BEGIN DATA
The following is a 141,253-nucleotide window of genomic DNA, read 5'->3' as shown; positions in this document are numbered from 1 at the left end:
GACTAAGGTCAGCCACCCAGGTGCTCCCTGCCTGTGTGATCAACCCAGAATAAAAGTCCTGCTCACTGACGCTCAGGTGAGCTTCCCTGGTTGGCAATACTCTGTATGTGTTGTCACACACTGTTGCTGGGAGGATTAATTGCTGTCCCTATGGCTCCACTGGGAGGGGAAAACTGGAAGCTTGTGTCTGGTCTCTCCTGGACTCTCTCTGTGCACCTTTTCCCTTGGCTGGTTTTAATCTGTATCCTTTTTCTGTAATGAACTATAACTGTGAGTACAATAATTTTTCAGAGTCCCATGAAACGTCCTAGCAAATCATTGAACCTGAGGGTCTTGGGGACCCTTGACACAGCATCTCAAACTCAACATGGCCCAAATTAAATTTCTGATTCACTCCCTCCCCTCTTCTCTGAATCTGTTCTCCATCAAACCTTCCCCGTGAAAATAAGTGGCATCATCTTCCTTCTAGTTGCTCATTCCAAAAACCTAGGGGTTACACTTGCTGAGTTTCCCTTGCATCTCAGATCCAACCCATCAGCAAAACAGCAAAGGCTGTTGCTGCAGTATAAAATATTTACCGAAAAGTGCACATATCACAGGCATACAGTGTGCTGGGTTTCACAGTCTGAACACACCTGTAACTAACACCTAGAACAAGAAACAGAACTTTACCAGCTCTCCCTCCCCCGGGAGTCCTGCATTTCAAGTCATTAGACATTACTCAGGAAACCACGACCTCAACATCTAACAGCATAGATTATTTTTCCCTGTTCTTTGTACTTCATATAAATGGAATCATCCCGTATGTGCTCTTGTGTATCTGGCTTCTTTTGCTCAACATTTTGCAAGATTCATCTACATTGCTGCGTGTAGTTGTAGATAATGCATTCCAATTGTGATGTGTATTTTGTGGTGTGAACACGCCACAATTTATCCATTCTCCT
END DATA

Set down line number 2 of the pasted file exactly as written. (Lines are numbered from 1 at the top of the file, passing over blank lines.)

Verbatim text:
GACTAAGGTCAGCCACCCAGGTGCTCCCTGCCTGTGTGATCAACCCAGAATAAAAGTCCTGCTCACTGACGCTCAGGTGAGCTTCCCTGGTTGGCAATACTCTGTATGTGTTGTCACACACTGTTGCTGGGAGGATTAATTGCTGTCCCTATGGCTCCACTGGGAGGGGAAAACTGGAAGCTTGTGTCTGGTCTCTCCTGGACTCTCTCTGTGCACCTTTTCCCTTGGCTGGTTTTAATCTGTATCCTTTTTCTGTAATGAACTATAACTGTGAGTACAATAATTTTTCAGAGTCCCATGAAACGTCCTAGCAAATCATTGAACCTGAGGGTCTTGGGGACCCTTGACACAGCATCTCAAACTCAACATGGCCCAAATTAAATTTCTGATTCACTCCCTCCCCTCTTCTCTGAATCTGTTCTCCATCAAACCTTCCCCGTGAAAATAAGTGGCATCATCTTCCTTCTAGTTGCTCATTCCAAAAACCTAGGGGTTACACTTGCTGAGTTTCCCTTGCATCTCAGATCCAACCCATCAGCAAAACAGCAAAGGCTGTTGCTGCAGTATAAAATATTTACCGAAAAGTGCACATATCACAGGCATACAGTGTGCTGGGTTTCACAGTCTGAACACACCTGTAACTAACACCTAGAACAAGAAACAGAACTTTACCAGCTCTCCCTCCCCCGGGAGTCCTGCATTTCAAGTCATTAGACATTACTCAGGAAACCACGACCTCAACATCTAACAGCATAGATTATTTTTCCCTGTTCTTTGTACTTCATATAAATGGAATCATCCCGTATGTGCTCTTGTGTATCTGGCTTCTTTTGCTCAACATTTTGCAAGATTCATCTACATTGCTGCGTGTAGTTGTAGATAATGCATTCCAATTGTGATGTGTATTTTGTGGTGTGAACACGCCACAATTTATCCATTCTCCT